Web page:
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Project to Practice: Innovating Architecture AASA 9th International Conference, 2016

Image: The Optics of Weather Pavillion at UTS 2016, Invitation intensive with MODU (NY); Photographer Daisy Zheng

Tuesday September 13, 2016

/ Directors Statement

With recent Australian Government policy announcements, innovation has formally now been identified as a national priority. This has occurred through considerable pressure from the business sector over recent years who have become frustrated with Australia’s reliance on a now tempered resources boom. As our economy prepares for a post resources future, creating opportunities for innovation in Australian business is driving government policy on many fronts with increasing urgency.

The recent demise of the Australian car manufacturing industries is one of a constellation of reminders that traditional industries are under threat. This however does not necessarily herald a shift to a more service-based economy either, with some commentators suggesting that over 70% of Australia’s service based industries – those that would otherwise be likely to make the most impact in a restructured economy – are in danger of technologisation within the next decade.

Anyone involved in architectural practice over the past two decades will understand this already. Downward pressure on fees, reductions in scope and a struggle to articulate the value of services in a market now flush with secondary management roles have served to challenge the viability of business models forged in the early 20th century. Innovation has subsequently arisen in many practices as a catchcry or branding strategy and an attempt at market differentiation. Yet innovation is a surprisingly misunderstood and most certainly overused and abused term, not unlike sustainability before it. We therefore regularly witness a conflation of novelty and innovation and as a result are left with few visible examples of innovation at work that, as a discipline, we can learn from.

The Australian Innovation System defines innovation as; “…the implementation of a new or significantly improved product (good or service), process, new marketing method or a new organisational method in business practices, workplace organisation or external relations.” That the practice of architecture will be effected by these large shifts to the economy, workplace and education is a certainty. However the potential of innovation agendas to alter the very disciplinarity of architecture is less clear. This conference seeks to explore points of view on innovation and its many forms across the discipline, and correspondingly how those changes are propelling new conceptualisations of projects and practice, and driving the restructuring of the education of the architect as a consequence.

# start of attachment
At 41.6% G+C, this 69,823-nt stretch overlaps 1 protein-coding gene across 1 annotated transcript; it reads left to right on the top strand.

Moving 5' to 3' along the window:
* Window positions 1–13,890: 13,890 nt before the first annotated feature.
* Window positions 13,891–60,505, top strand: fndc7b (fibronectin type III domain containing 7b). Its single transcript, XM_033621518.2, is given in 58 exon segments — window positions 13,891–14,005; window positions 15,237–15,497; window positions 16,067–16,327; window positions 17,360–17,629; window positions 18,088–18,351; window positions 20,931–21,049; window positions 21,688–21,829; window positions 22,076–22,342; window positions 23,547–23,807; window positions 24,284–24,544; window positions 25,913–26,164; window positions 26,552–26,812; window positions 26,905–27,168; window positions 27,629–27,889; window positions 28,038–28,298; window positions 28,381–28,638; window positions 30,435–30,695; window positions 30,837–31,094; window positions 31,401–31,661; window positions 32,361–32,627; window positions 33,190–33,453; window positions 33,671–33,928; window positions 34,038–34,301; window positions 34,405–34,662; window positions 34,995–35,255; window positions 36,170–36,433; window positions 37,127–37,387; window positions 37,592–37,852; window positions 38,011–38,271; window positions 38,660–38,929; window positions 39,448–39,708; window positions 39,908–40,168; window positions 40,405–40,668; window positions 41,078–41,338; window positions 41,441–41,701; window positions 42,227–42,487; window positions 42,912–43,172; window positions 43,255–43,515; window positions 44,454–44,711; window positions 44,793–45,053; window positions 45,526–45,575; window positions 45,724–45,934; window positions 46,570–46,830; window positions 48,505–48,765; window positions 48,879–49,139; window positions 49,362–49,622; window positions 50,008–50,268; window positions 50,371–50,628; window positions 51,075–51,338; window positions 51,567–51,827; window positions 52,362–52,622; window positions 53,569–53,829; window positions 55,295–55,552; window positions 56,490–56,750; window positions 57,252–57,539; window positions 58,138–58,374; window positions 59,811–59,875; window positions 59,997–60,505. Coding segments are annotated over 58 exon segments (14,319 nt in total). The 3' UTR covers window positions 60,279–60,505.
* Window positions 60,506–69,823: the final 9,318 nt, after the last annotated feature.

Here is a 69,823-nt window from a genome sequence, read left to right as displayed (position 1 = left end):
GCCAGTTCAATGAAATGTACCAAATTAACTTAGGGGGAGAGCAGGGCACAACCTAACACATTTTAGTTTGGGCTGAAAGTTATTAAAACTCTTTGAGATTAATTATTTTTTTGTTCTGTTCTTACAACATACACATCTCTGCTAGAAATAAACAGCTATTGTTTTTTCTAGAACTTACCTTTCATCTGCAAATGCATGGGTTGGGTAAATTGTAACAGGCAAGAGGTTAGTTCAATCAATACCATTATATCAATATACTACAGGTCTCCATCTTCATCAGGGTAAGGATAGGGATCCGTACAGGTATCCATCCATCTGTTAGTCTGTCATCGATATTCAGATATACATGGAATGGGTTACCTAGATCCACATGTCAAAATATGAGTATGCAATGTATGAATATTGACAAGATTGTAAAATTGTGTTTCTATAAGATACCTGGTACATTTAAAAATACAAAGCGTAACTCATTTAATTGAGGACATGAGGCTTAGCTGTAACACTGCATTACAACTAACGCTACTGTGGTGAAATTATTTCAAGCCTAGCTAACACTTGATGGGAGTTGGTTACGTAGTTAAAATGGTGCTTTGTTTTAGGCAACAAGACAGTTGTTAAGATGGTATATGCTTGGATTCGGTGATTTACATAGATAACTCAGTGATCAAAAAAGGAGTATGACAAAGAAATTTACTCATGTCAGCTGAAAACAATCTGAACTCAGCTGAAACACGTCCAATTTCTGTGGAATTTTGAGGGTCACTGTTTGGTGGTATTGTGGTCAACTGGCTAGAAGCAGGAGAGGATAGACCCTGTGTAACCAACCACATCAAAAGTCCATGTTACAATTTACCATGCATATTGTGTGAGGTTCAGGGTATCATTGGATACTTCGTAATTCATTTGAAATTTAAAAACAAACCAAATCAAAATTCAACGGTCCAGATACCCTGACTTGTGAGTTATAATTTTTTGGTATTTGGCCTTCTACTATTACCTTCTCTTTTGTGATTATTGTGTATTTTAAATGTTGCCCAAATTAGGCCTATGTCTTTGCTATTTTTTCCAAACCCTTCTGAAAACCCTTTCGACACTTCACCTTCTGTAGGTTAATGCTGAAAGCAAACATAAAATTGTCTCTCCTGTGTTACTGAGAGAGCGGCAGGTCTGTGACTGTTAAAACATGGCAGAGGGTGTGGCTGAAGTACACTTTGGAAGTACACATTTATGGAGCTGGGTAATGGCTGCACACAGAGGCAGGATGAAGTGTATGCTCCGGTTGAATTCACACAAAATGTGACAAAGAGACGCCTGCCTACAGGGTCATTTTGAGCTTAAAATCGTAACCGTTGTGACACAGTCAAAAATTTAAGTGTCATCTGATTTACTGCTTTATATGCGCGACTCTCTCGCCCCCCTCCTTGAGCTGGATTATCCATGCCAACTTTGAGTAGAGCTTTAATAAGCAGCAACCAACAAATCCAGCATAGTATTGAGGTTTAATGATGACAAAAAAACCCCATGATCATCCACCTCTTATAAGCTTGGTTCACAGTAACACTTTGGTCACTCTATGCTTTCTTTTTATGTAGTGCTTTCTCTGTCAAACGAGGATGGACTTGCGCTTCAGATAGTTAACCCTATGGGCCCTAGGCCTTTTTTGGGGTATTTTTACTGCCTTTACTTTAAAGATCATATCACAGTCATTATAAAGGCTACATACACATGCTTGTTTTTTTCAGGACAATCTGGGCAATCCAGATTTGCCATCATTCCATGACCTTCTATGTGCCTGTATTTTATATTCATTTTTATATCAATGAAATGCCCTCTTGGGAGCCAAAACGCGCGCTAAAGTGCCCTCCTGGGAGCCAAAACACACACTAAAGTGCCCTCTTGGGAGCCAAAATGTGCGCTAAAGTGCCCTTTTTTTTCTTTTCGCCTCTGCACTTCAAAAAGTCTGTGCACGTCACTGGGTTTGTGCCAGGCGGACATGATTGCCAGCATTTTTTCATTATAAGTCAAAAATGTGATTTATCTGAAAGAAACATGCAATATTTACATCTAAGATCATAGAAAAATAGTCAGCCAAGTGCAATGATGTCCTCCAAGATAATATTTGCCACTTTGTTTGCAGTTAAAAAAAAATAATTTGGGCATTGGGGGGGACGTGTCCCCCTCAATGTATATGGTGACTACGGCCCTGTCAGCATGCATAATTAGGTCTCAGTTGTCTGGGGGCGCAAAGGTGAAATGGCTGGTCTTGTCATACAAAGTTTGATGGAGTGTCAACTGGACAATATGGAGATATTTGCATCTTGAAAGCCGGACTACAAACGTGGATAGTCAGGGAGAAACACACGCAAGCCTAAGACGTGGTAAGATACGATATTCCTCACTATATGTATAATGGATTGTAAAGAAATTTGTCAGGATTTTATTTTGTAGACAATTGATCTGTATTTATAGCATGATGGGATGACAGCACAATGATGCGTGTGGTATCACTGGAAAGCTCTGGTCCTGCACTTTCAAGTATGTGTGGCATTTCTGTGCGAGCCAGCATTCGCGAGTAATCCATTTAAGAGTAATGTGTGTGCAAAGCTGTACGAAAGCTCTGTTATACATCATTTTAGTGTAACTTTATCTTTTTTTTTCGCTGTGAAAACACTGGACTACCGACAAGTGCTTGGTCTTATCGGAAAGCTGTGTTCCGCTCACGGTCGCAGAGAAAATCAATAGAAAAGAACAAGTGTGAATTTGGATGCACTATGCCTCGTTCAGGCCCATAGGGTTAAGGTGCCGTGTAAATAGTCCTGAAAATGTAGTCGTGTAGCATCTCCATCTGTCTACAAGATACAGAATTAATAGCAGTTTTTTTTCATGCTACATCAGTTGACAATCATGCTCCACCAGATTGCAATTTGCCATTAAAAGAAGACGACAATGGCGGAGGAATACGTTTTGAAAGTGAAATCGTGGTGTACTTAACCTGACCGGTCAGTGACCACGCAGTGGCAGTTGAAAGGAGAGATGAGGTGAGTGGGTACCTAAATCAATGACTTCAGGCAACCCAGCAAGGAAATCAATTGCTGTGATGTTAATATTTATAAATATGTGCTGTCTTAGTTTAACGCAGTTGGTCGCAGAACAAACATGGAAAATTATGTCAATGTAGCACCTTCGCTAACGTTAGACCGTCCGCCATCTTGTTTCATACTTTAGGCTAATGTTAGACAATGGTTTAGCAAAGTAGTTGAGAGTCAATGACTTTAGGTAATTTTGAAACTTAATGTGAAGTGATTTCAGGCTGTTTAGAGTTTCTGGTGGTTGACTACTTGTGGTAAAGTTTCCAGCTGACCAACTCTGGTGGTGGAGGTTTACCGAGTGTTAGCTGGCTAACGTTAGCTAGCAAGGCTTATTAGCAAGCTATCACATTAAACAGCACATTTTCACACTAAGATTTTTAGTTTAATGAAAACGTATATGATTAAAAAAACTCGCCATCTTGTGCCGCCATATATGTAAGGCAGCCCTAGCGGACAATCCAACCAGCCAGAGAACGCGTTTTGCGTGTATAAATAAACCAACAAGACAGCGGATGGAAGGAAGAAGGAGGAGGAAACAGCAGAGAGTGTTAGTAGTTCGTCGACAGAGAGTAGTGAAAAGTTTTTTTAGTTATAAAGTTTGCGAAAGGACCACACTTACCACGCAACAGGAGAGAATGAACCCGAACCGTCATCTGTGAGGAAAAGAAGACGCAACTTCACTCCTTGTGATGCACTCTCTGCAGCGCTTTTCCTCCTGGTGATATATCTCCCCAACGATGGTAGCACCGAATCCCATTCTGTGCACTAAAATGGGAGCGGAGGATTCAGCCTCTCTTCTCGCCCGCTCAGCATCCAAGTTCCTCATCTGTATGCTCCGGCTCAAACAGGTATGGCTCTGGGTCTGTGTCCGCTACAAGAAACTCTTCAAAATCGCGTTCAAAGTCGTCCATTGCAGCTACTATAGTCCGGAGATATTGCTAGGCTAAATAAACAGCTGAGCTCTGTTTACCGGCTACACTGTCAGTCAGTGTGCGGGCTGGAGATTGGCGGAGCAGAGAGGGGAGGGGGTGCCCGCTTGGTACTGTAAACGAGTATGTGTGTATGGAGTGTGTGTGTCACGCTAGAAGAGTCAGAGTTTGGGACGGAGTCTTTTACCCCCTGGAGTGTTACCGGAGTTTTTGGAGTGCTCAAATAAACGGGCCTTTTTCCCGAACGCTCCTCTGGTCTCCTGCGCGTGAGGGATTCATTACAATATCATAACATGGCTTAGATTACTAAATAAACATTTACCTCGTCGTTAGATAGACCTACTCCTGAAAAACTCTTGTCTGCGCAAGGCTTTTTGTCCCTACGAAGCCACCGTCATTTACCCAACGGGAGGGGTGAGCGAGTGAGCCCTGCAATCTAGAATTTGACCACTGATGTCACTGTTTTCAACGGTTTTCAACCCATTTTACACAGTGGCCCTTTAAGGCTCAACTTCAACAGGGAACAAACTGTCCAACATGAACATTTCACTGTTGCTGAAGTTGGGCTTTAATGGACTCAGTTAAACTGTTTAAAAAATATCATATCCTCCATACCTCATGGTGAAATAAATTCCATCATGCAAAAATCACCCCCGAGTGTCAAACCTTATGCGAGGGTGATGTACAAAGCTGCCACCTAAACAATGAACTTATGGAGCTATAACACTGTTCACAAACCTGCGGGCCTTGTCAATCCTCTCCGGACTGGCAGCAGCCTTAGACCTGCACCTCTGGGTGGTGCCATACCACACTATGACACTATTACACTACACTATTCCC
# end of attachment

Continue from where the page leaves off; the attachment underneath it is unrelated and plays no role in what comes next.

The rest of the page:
/Details
The conference will take place at The School of Architecture at the University of Technology Sydney on the 30th September – 1st October 2016. The timing coincides with a program of events around the Sydney Architecture Festival and World Architecture Day, taking place across Sydney. A link to the full events program as well as key note speakers will be posted shortly.

The 2016 AASA conference therefore proposes an examination of the relationship of architecture to our future innovation economy and context.

A priority for the conference is to explore which areas of innovation, i.e., products (goods or services), processes, R&D and so on, are native to architectural practice, process and education and which are areas of economic, cultural and disciplinary opportunity for future Architectural practices.

Contributions to the conference linking academic and professional perspectives are particularly welcome. Critical reflections on innovation, histories and theories and their relation to Architecture are also welcome. Aimed at understanding the context of innovation for architectural practice and education now, the conference seeks to create a critical benchmark from which to address the extent of structural change that may be required, or may already be happening, across the discipline.

More information on the call for academic papers and projects go to http://utsarchitecture.net/AASA2016/
Or contacting the conference organising team at; innovationarchitecture@uts.edu.au

Hosted by the School of Architecture at the University of Technology Sydney and the NSW Architects Registration Board
Conference Directors: Prof Gerard Reinmuth, Timothy Horton, Prof Anthony Burke;
Venue: University of Technology Sydney
Dates: 30 September and 1st October, 2016

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